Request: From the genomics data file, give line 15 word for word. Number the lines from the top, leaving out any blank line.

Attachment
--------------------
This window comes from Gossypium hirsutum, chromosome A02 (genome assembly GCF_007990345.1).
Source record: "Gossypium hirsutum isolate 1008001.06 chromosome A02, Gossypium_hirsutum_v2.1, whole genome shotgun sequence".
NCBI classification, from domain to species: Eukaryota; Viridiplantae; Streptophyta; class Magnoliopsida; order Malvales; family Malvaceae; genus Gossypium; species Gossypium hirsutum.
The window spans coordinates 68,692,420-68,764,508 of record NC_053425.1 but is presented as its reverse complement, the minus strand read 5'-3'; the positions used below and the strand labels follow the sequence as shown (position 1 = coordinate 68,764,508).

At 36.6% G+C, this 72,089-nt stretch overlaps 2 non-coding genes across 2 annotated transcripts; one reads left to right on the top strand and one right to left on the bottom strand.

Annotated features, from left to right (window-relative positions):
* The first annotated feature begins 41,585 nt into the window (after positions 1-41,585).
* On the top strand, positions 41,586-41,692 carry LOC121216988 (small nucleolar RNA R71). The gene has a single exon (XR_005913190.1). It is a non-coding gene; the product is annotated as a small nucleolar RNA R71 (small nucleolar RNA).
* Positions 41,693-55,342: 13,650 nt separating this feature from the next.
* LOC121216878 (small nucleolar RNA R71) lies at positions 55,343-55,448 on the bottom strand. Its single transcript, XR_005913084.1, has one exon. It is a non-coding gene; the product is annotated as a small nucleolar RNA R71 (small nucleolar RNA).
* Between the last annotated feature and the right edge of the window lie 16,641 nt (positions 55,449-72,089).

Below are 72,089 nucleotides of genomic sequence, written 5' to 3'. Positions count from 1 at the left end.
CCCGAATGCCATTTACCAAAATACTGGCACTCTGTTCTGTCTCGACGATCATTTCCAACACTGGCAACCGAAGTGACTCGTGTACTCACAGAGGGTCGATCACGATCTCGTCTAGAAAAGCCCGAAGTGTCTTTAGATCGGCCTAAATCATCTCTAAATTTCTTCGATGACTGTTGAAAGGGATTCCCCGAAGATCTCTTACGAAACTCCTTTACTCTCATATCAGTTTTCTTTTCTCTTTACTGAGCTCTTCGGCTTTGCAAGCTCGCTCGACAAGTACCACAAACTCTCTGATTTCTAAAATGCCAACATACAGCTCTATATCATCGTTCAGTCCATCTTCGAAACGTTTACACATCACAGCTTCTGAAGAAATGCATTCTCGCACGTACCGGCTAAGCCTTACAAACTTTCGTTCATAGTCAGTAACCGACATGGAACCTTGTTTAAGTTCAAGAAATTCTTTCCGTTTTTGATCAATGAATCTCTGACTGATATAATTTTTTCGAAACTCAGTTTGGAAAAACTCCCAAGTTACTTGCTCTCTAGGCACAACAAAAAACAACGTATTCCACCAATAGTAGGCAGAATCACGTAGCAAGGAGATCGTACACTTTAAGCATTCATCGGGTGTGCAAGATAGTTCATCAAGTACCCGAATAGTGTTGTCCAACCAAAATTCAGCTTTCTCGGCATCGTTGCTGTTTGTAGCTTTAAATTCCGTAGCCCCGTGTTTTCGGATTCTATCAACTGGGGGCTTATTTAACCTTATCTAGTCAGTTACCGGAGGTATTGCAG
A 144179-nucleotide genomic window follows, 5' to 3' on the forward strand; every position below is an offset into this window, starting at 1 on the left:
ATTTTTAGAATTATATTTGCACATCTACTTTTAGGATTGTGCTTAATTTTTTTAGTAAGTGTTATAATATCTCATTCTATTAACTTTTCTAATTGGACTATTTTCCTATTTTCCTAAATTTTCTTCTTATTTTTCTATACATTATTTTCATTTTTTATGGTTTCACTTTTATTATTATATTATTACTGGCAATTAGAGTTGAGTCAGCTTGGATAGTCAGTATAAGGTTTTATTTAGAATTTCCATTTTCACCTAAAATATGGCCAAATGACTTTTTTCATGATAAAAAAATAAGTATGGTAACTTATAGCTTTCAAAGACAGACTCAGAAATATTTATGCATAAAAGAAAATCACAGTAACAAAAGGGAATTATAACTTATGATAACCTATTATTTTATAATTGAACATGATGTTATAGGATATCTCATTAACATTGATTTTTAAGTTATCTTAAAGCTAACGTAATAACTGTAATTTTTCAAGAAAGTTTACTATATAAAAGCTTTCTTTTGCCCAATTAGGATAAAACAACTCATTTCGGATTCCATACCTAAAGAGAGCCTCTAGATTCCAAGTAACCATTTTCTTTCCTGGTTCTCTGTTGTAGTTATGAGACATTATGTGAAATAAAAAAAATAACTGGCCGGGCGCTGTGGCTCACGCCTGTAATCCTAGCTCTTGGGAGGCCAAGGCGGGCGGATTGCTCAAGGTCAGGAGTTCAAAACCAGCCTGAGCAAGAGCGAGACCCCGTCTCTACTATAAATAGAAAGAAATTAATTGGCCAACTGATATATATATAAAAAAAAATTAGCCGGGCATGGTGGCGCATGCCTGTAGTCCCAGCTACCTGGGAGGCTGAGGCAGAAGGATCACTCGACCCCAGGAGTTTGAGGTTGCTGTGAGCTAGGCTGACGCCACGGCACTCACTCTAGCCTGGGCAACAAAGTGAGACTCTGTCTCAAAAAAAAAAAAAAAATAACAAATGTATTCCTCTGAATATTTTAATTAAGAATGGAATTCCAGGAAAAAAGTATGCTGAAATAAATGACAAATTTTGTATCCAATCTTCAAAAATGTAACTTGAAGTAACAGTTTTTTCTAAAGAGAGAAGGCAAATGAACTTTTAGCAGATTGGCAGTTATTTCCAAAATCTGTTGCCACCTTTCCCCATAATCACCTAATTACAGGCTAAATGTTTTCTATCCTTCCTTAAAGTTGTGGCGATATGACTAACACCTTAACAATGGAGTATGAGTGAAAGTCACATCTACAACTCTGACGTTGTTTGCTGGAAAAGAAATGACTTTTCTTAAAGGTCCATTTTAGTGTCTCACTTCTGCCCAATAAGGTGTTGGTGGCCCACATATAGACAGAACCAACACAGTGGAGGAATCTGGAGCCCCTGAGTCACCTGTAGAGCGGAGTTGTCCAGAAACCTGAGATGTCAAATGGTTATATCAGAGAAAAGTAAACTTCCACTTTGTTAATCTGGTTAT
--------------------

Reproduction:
ATTTTTAGAATTATATTTGCACATCTACTTTTAGGATTGTGCTTAATTTTTTTAGTAAGTGTTATAATATCTCATTCTATTAACTTTTCTAATTGGACTATTTTCCTATTTTCCTAAATTTTCTTCTTATTTTTCTATACATTATTTTCATTTTTTATGGTTTCACTTTTATTATTATATTATTACTGGCAATTAGAGTTGAGTCAGCTTGGATAGTCAGTATAAGGTTTTATTTAGAATTTCCATTTTCACCTAAAATATGGCCAAATGACTTTTTTCATGATAAAAAAATAAGTATGGTAACTTATAGCTTTCAAAGACAGACTCAGAAATATTTATGCATAAAAGAAAATCACAGTAACAAAAGGGAATTATAACTTATGATAACCTATTATTTTATAATTGAACATGATGTTATAGGATATCTCATTAACATTGATTTTTAAGTTATCTTAAAGCTAACGTAATAACTGTAATTTTTCAAGAAAGTTTACTATATAAAAGCTTTCTTTTGCCCAATTAGGATAAAACAACTCATTTCGGATTCCATACCTAAAGAGAGCCTCTAGATTCCAAGTAACCATTTTCTTTCCTGGTTCTCTGTTGTAGTTATGAGACATTATGTGAAATAAAAAAAATAACTGGCCGGGCGCTGTGGCTCACGCCTGTAATCCTAGCTCTTGGGAGGCCAAGGCGGGCGGATTGCTCAAGGTCAGGAGTTCAAAACCAGCCTGAGCAAGAGCGAGACCCCGTCTCTACTATAAATAGAAAGAAATTAATTGGCCAACTGATATATATATAAAAAAAAATTAGCCGGGCATGGTGGCGCATGCCTGTAGTCCCAGCTACCTGGGAGGCTGAGGCAGAAGGATCACTCGACCCCAGGAGTTTGAGGTTGCTGTGAGCTAGGCTGACGCCACGGCACTCACTCTAGCCTGGGCAACAAAGTGAGACTCTGTCTCAAAAAAAAAAAAAAAATAACAAATGTATTCCTCTGAATATTTTAATTAAGAATGGAATTCCAGGAAAAAAGTATGCTGAAATAAATGACAAATTTTGTATCCAATCTTCAAAAATGTAACTTGAAGTAACAGTTTTTTCTAAAGAGAGAAGGCAAATGAACTTTTAGCAGATTGGCAGTTATTTCCAAAATCTGTTGCCACCTTTCCCCATAATCACCTAATTACAGGCTAAATGTTTTCTATCCTTCCTTAAAGTTGTGGCGATATGACTAACACCTTAACAATGGAGTATGAGTGAAAGTCACATCTACAACTCTGACGTTGTTTGCTGGAAAAGAAATGACTTTTCTTAAAGGTCCATTTTAGTGTCTCACTTCTGCCCAATAAGGTGTTGGTGGCCCACATATAGACAGAACCAACACAGTGGAGGAATCTGGAGCCCCTGAGTCACCTGTAGAGCGGAGTTGTCCAGAAACCTGAGATGTCAAATGGTTATATCAGAGAAAAGTAAACTTCCACTTTGTTAATCTGGTTAT